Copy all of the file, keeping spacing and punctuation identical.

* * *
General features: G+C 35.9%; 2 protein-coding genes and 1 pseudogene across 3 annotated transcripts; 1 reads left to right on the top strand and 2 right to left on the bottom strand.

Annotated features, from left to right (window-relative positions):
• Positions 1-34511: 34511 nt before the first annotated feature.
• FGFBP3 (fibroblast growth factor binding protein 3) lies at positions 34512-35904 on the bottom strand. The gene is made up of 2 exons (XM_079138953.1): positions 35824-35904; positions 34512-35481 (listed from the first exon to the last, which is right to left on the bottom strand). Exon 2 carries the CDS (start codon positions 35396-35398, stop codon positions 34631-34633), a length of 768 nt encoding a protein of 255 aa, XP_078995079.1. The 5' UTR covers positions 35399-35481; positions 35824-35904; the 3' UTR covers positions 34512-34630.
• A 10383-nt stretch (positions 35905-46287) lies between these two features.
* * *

General features: G+C 35.9%; 2 protein-coding genes and 1 pseudogene across 3 annotated transcripts; 1 reads left to right on the top strand and 2 right to left on the bottom strand.

Annotated features, from left to right (window-relative positions):
• Positions 1-34511: 34511 nt before the first annotated feature.
• FGFBP3 (fibroblast growth factor binding protein 3) lies at positions 34512-35904 on the bottom strand. The gene is made up of 2 exons (XM_079138953.1): positions 35824-35904; positions 34512-35481 (listed from the first exon to the last, which is right to left on the bottom strand). Exon 2 carries the CDS (start codon positions 35396-35398, stop codon positions 34631-34633), a length of 768 nt encoding a protein of 255 aa, XP_078995079.1. The 5' UTR covers positions 35399-35481; positions 35824-35904; the 3' UTR covers positions 34512-34630.
• A 10383-nt stretch (positions 35905-46287) lies between these two features.